ISSN 1021-4437, Russian Journal of Plant Physiology, 2009, Vol. 56, No. 4, pp. 462–469. © Pleiades Publishing, Ltd., 2009.
Published in Russian in Fiziologiya Rastenii, 2009, Vol. 56, No. 4, pp. 509–517.
Carbohydrates are major components of the eco-
nomically important sink organs, and their content con-
stitutes a major determinant for yield and quality of
plants, including peach [1, 2]. Peach fruit mainly con-
tains soluble carbohydrates such as sucrose, glucose,
and fructose. In the early stage of peach fruit develop-
ment, ﬂesh cells mainly contain a vast amount of fruc-
tose and glucose, while sucrose content is very low.
Sucrose accumulates predominantly during peach fruit
development, accounting for about 80% of the total
sugar at harvest, and it is the primary carbon source
translocated from leaf tissues to the growing fruit .
This text was submitted by the authors in English.
Sucrose might also help to protect plants from environ-
mental stresses, such as cold and drought . In recent
years, it has been recognized that sucrose also acts as a
signal compound transferring information about exter-
nal environment between different parts of the plant .
Sucrose synthase (SuSy, UDP-D-Glc:D-Fru 2-
glucosyltransferase; EC 184.108.40.206) catalyzes sucrose
degradation and synthesis in the reactions: sucrose +
UDP fructose + UDP-glucose. In sink organs,
SuSy displays typically the predominant sucrolytic
activity . SuSy activation is associated with the rapid
accumulation of sucrose in peach fruit, while the activ-
ity of acid invertase and sucrose phosphate synthase,
which are also related to sucrose metabolism, could
hardly be detected . It was concluded that SuSy is
closely related to sucrose accumulation as the key
enzyme of sucrose metabolism . The signiﬁcance of
SuSy for growth processes has been reported for sev-
eral tissues, for example in fruits [8–10]. A positive
association between SuSy activity and sink size has
Effects of Low Light on Phloem Ultrastructure
and Subcellular Localization of Sucrose Synthase
X. Q. Wang, W. D. Huang, and J. C. Zhan
College of Food Science and Nutritional Engineering, China Agricultural University, Beijing 100083, P.R. China;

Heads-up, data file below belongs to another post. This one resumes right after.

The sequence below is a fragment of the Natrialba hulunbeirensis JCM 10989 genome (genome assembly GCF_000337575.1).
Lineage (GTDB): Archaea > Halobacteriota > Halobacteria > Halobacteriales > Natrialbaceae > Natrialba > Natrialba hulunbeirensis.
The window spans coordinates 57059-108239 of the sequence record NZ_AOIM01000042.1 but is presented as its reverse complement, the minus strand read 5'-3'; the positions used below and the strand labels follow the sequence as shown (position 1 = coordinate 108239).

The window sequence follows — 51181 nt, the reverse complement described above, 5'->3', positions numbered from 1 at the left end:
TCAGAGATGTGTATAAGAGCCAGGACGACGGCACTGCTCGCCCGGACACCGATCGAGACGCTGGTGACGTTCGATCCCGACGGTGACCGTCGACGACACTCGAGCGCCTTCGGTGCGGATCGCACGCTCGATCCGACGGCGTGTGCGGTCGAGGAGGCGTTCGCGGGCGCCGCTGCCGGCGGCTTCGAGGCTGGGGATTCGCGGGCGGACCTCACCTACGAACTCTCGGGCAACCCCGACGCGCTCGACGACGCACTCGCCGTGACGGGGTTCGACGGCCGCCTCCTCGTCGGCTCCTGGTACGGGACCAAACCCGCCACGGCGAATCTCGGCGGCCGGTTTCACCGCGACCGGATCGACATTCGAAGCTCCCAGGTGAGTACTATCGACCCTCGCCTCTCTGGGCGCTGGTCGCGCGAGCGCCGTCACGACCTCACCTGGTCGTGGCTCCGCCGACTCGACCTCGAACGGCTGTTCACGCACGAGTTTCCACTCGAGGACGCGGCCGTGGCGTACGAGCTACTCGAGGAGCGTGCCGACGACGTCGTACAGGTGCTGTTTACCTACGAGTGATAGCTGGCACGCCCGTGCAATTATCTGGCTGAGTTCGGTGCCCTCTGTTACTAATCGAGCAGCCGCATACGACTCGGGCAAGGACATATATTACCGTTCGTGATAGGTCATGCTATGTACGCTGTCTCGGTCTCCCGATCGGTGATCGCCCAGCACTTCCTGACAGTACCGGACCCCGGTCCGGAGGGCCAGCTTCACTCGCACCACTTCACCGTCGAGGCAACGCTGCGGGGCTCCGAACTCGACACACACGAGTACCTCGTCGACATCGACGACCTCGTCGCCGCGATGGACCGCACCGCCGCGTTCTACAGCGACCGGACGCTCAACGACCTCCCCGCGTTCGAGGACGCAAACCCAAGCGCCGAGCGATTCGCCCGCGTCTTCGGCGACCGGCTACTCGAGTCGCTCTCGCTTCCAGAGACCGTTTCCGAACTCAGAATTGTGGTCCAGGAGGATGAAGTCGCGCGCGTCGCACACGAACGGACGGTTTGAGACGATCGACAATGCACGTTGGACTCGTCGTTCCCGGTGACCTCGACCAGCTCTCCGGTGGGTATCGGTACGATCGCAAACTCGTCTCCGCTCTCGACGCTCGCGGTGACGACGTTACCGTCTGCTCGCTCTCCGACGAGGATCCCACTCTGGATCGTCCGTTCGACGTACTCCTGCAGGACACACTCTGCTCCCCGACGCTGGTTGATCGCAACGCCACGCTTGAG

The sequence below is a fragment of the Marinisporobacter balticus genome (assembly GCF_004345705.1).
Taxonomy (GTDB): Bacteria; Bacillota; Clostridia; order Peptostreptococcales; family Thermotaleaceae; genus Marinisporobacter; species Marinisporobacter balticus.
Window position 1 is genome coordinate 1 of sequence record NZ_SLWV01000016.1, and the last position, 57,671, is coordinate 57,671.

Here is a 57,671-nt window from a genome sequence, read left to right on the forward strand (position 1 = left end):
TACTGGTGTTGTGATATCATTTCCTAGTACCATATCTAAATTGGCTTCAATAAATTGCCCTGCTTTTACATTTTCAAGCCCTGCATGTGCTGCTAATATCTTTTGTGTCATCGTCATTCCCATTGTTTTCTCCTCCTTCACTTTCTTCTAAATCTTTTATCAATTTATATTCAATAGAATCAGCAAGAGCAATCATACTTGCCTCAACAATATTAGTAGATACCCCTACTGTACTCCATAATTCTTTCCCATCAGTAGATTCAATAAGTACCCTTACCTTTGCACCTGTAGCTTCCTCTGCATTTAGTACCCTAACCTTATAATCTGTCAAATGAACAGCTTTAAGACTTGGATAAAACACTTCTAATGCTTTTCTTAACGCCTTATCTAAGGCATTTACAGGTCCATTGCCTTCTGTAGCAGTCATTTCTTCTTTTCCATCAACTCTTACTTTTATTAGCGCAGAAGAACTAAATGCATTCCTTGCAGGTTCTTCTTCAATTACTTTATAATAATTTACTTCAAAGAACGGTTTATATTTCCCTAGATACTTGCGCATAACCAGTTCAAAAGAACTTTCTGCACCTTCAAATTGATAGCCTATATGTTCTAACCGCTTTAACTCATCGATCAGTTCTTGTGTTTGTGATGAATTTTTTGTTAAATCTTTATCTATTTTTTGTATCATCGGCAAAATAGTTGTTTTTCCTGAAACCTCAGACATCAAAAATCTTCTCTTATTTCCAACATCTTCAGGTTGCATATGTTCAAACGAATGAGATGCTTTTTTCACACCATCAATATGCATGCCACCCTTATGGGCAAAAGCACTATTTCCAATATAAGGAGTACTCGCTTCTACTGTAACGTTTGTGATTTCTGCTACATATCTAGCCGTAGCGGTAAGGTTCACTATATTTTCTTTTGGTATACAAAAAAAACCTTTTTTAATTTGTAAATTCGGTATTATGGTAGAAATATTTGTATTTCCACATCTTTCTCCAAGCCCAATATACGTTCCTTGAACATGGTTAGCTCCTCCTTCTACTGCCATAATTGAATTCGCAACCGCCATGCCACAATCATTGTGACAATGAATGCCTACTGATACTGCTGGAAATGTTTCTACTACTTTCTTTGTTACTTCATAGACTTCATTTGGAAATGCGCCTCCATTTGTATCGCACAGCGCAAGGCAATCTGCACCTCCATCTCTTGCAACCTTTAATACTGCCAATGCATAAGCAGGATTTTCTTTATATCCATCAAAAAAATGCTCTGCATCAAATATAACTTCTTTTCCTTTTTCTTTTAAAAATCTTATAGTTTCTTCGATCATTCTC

Received September 1, 2007
—Using electron microscopy, the ultrastructure of phloem unloading zone was examined in the
Ait. fruit. Our study showed that, in the SE/CC (sieve element/companion cell)
complexes, CC developing under low light had a thin cytoplasm layer with few mitochondria and numerous
small vacuoles, and not clearly seen nuclei. The cytoplasm vacuolation indicated that the cytoskeleton was
destroyed at low light. The effects of low light on CC development suggest that unloading evidently linked to
the low accumulation of soluble sugars by fruit. At the young fruit stage, ﬂesh parenchyma around the phloem
tissue had no starch grains in the plastids in fruit developing under low light. This is a further indication that
less photoassimilates was translocated from source leaves to fruit sinks under low light during the young fruit
developmental stage. The activity of sucrose synthase (SuSy), the key enzyme of sucrose metabolism in fruit,
increased dramatically during fruit maturation. The highest SuSy activity during the rapid fruit growth phase
suggests that sink strength could be correlated with the SuSy activity. The high SuSy activity under normal light
possibly indicates that fruit had a capacity to utilize sucrose irrespective of their site of phloem unloading.
Immunogold electron microscopy showed that SuSy was localized mainly in the vacuole of ﬂesh parenchyma cells.
The vacuole-localized SuSy can hydrolyze sucrose imported from the phloem, which may explain the apparent cor-
relation between SuSy activity and phloem unloading. The double sieve element (SE/SE) complexes occurred in a
greater number and had thicker cell walls under normal light intensity than under low light intensity. These data dem-
onstrate clearly that low light decreased SuSy activity in the control of phloem unloading.
Key words: Prunus persica var. nectarina - immunogold electron microscopy localization - fruit - sucrose syn-
thase - low light
: CC-companion cells; FP—ﬂesh parenchyma cells;
NCW—nacreous cell wall; P—plastids; PCMBS—parachloromer-
curibenzene sulfonic acid; PD—plasmodesma; PP—phloem paren-
chyma cell; SE—sieve element; SuSy—sucrose synthase; TEM—
transmission electron microscopy; V—vacuole.